But, eventually he realized it was not his place to comment on that particular set of issues, as he had not personally experienced the ordeals illegal immigrants and refugees face. This realization resulted from extensive critique from his community and from self-reflection.

He decided to move away from this work and focus on issues closer to his own experiences. That nuanced critique from both the community and the individual producer is necessary in presenting a strong collective voice as a marginalized group.

A large part of the question here comes with intent. This is easiest to pick up on in popular music trends. I find myself wondering what values are being put forth in pop culture’s most celebrated music. On one hand, it’s exciting to see hip hop and Latin-American music rise to dominance and to see them hold such great influence in pop culture.

On the other hand, it is important to question exactly what that music is about and the message it puts forth. When the work is glorying violence, conflict and narcissism, or focusing exclusively on sex, drugs and partying, it begs the question: How does this work reflect on the marginalized groups that are being celebrated?

Donald Glover’s recent “This is America” and its accompanying video provide a powerful precedent to contrast these trends. He uses the cadence of trap music to ground the work in popular culture, which helps solicit a mass forum through which the issues of oppression can be discussed.

The work is simultaneously acceptable as mass media product, hitting No. 1 on the Billboard hot 100, and works to challenge national narratives regarding violence and prejudice against black people. Most won’t be able to produce on the level of Glover, but he presents a great example of a cultural product that is conscientious, well-planned and damn impactful. It is rightfully celebrated.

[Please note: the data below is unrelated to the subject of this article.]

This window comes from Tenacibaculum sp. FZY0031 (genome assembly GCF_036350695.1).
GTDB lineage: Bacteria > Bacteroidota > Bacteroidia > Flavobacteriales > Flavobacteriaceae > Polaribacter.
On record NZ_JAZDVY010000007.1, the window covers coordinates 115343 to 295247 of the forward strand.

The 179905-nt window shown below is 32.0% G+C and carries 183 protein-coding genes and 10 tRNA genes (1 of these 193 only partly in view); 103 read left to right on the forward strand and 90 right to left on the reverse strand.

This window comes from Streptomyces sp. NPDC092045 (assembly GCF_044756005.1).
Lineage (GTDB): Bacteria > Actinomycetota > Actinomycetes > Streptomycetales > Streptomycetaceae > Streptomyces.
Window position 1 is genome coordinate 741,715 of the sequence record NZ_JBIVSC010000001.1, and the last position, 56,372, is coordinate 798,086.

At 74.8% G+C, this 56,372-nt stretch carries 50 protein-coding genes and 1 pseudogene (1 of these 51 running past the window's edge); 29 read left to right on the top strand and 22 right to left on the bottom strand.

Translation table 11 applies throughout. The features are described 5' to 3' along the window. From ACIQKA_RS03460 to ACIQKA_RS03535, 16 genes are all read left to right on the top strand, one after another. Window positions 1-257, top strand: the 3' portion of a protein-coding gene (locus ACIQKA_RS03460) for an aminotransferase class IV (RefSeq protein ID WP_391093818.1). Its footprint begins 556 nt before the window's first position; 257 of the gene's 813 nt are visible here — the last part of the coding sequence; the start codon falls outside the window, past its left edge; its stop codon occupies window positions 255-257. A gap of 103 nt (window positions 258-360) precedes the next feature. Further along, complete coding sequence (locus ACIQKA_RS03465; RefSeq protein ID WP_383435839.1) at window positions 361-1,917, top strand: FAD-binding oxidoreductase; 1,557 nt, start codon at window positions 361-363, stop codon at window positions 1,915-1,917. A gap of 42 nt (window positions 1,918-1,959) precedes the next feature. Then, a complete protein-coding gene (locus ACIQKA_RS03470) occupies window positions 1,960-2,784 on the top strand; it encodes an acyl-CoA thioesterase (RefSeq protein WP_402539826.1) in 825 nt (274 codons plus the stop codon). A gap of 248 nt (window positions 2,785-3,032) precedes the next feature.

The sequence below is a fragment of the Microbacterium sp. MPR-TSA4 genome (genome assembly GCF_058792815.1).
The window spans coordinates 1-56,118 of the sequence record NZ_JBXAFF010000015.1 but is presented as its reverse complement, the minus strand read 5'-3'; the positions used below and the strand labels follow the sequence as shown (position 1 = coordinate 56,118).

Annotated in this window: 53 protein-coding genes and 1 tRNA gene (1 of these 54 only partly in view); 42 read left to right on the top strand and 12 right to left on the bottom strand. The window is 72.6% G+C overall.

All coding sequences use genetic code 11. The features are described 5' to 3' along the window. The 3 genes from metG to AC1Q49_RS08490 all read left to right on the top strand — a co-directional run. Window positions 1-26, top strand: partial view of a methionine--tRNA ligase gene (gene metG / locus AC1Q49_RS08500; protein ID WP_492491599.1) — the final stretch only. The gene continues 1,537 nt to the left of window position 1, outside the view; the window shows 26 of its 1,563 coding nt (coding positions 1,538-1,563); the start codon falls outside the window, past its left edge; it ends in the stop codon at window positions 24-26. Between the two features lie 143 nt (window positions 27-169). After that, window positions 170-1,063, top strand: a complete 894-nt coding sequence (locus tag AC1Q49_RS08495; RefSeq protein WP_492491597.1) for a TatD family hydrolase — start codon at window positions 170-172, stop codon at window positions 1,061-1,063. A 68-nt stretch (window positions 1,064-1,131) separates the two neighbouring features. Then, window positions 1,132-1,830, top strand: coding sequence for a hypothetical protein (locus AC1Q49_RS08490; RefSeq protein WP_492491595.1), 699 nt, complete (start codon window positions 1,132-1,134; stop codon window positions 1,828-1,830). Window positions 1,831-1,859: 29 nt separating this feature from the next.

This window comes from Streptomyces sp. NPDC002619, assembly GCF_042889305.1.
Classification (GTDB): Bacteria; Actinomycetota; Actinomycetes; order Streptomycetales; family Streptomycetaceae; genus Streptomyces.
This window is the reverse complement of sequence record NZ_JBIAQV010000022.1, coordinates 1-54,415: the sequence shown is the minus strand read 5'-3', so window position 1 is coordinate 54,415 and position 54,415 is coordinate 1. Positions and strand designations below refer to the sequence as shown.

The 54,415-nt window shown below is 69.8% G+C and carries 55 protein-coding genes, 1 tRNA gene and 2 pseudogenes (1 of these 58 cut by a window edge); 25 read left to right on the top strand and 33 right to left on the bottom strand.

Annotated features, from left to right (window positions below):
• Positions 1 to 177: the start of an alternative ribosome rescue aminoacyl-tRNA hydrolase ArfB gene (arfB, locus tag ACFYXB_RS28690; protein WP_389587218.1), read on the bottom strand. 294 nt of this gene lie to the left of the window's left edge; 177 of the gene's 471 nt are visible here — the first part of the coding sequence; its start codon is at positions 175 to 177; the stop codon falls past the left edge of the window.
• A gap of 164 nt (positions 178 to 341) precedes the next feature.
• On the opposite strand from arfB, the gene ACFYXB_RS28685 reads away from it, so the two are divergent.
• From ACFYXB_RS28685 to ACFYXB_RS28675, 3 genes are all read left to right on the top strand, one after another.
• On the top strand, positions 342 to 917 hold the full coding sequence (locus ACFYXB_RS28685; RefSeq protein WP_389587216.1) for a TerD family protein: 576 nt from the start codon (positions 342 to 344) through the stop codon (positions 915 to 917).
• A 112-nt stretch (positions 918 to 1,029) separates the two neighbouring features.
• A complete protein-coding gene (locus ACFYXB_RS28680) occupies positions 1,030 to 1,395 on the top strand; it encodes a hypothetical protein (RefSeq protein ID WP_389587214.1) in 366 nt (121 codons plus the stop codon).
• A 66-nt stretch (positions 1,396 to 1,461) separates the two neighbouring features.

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The greater problem here is not exclusively the quality of work but its function as a cultural product. What is the true value of a piece of music: to entertain, to uplift, to inform? All of these are not mutually exclusive, and that is part of the point. The work of marginalized individuals has the potential to do much more than just point out the ongoing issues.

Many of the issues are already being discussed. Those who exercise a voice within a marginalized community have a responsibility to pave the way forward and to present efforts that are refined and well-executed. In turn, that community needs to keep a constant vigilance on the efforts and products that are representing them and their struggles.

Critiquing the work of marginalized groups should not shut down those voices but instead serve as a reminder to be active in honing a collective voice that is as powerful, thoughtful and as effective as it can possibly be.

This calls for an organized effort that requires constant self-analysis and critique on the part of those marginalized communities from which the work is coming from. This calls for an organized effort that could lead to some of the most impactful and beautiful work our generation will have the opportunity to see.

Josue Romero, Southwest School of Art

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Josué Romero

Southwest School of Art